Corruption in the country has seen little efforts by the government in combating it. From the road sector to the agricultural industry, millions of Ghana cedis are either misappropriated or unaccounted for.
Promotion and recruitment into the Police Service have had its share of the challenge, with state intervention programmes such as the School Feeding Programme and National Youth Employment Programme (NYEP) being used as havens in amassing wealth, not to mention the Civil Service.
On the other side of the aisle are political appointees who have, in one way or the other, been made to step down or resign their posts without being tried for allegedly engaging themselves in corrupt practices while in office.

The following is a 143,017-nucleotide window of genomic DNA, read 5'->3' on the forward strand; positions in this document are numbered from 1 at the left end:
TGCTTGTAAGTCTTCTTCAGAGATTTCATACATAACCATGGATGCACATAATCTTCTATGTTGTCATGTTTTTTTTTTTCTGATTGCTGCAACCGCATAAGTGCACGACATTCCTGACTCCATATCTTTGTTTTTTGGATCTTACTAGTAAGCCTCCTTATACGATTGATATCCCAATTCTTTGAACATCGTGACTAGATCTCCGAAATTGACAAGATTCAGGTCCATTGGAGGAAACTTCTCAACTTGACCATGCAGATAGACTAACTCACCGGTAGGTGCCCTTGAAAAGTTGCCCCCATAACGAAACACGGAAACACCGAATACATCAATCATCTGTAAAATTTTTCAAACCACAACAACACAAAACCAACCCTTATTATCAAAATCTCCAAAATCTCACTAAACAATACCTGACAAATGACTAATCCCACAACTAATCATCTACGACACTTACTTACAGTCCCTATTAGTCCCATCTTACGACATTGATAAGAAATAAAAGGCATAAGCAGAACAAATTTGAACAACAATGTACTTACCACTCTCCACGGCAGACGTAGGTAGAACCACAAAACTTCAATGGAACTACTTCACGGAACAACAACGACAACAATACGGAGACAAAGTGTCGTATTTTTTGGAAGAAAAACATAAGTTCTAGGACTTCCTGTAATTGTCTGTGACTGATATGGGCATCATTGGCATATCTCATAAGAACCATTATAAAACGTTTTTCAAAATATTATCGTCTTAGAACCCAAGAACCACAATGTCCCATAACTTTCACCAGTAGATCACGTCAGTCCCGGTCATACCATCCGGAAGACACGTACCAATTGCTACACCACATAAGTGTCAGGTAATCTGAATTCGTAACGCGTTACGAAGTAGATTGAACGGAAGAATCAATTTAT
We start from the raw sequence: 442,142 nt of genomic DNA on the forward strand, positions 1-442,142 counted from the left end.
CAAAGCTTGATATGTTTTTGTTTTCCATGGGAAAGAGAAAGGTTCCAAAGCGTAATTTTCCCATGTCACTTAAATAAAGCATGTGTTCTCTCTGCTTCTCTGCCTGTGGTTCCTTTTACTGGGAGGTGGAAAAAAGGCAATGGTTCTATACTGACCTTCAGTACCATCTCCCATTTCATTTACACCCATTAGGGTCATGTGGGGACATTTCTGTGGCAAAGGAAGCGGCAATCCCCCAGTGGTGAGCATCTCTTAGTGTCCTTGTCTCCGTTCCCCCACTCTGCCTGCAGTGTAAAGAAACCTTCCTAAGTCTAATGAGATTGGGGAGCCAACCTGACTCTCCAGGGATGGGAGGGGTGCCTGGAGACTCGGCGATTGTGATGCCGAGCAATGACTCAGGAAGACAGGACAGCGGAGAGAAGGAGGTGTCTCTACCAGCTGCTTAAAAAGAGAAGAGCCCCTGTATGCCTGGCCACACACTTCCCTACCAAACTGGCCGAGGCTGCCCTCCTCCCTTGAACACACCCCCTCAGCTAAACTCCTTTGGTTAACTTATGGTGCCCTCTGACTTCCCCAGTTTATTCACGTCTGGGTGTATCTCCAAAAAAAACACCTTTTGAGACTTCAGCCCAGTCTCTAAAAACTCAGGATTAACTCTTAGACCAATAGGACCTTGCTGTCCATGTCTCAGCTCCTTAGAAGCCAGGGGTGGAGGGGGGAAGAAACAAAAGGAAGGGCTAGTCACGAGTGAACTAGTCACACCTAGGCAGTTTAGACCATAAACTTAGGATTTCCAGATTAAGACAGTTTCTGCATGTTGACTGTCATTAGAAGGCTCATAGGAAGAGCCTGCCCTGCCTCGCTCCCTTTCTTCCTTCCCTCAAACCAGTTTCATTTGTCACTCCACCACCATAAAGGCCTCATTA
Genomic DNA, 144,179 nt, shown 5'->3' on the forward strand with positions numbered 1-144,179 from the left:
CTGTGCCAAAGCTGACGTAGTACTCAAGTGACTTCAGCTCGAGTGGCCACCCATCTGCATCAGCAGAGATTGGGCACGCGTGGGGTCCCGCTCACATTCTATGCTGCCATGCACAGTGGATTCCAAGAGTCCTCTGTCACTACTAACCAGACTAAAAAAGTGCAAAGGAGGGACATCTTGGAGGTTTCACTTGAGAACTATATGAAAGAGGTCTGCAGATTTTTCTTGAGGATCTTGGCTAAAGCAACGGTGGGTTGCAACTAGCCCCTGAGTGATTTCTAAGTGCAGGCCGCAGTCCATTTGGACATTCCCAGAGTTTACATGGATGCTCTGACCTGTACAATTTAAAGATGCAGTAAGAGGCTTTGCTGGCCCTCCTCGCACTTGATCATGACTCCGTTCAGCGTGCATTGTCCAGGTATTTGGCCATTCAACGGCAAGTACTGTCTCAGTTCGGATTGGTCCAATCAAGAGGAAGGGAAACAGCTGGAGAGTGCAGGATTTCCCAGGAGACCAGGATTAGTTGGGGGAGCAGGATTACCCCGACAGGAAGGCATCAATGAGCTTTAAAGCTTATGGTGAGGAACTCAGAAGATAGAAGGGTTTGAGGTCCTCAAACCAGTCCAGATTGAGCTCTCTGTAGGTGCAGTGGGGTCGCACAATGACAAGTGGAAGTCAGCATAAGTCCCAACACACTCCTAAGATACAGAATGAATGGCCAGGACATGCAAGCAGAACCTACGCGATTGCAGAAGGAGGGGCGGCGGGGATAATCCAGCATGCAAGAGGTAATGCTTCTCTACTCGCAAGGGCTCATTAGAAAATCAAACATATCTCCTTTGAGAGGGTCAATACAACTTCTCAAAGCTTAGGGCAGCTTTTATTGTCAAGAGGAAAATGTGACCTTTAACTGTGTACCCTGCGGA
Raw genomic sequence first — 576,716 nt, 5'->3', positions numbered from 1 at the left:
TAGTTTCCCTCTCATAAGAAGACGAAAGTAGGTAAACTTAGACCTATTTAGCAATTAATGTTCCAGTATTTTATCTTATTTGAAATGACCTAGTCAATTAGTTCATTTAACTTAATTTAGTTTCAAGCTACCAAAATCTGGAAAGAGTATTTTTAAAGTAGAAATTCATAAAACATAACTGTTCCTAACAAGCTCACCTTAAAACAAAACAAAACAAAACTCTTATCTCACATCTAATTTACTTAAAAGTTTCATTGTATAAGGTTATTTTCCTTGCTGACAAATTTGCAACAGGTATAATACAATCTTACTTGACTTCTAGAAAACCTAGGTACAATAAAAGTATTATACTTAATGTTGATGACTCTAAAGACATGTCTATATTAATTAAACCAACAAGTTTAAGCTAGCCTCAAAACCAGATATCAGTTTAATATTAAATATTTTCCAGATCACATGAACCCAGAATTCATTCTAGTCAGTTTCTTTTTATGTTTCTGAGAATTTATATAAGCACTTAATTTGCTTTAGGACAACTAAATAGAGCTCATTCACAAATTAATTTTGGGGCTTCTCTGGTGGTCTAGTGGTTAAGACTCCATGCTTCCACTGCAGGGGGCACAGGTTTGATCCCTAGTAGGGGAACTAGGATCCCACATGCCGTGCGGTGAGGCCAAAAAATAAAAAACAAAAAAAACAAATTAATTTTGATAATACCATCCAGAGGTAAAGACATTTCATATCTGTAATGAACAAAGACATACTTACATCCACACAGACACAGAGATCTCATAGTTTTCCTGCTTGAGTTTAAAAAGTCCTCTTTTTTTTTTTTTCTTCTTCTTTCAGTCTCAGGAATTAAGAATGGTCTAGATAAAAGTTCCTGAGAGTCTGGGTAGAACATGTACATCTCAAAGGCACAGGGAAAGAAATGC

What makes things worse for the country is the presentation of fictitious documents by certain individuals or organisations to claim a chunk of the Ghanaian tax payer's money from the government treasury for, apparently, no work done.
Currently, a self-acclaimed financier of the ruling National Democratic Congress (NDC), Alfred Agbesi Woyome, is standing trial for fraud and causing financial loss to the state, to the tune of GH¢51 million judgment debt awarded him.
Another issue doing rounds in the public domain is the GH¢17 million Gallopers, which cost has suddenly ballooned to $1.5 billion over the past decade.
These and other matters, the EU noted, must be reduced to the barest minimum, if not completely eliminated.
It welcomed Ghana's commitment within the framework of the Ghana Shared Growth and Development Agenda (GSGDA), to prioritising transparency and accountability, peace, stability and national cohesion, as the main underlying principles of the national development plan.